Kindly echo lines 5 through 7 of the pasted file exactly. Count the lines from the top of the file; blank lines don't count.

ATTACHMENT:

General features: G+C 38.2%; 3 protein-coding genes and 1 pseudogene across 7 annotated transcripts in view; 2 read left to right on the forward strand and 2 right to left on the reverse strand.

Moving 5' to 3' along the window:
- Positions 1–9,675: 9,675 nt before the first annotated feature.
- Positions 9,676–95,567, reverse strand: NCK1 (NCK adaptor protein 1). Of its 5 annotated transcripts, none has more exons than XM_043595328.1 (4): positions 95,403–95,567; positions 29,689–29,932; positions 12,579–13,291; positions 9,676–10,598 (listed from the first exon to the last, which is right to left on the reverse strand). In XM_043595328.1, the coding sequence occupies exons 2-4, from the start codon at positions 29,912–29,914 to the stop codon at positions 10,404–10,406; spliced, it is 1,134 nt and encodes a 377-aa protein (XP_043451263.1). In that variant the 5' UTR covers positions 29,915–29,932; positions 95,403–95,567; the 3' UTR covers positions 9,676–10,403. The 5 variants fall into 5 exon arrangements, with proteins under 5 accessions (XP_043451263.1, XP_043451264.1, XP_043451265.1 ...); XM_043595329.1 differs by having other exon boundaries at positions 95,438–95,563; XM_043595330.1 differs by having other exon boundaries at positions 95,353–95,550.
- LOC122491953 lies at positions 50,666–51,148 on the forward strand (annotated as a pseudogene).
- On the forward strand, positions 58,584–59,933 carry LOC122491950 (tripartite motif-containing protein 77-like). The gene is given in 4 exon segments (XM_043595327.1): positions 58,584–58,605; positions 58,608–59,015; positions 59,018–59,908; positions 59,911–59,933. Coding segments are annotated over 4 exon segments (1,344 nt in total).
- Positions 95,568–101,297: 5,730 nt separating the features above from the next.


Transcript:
- LOC122491953 lies at positions 50,666–51,148 on the forward strand (annotated as a pseudogene).
- On the forward strand, positions 58,584–59,933 carry LOC122491950 (tripartite motif-containing protein 77-like). The gene is given in 4 exon segments (XM_043595327.1): positions 58,584–58,605; positions 58,608–59,015; positions 59,018–59,908; positions 59,911–59,933. Coding segments are annotated over 4 exon segments (1,344 nt in total).
- Positions 95,568–101,297: 5,730 nt separating the features above from the next.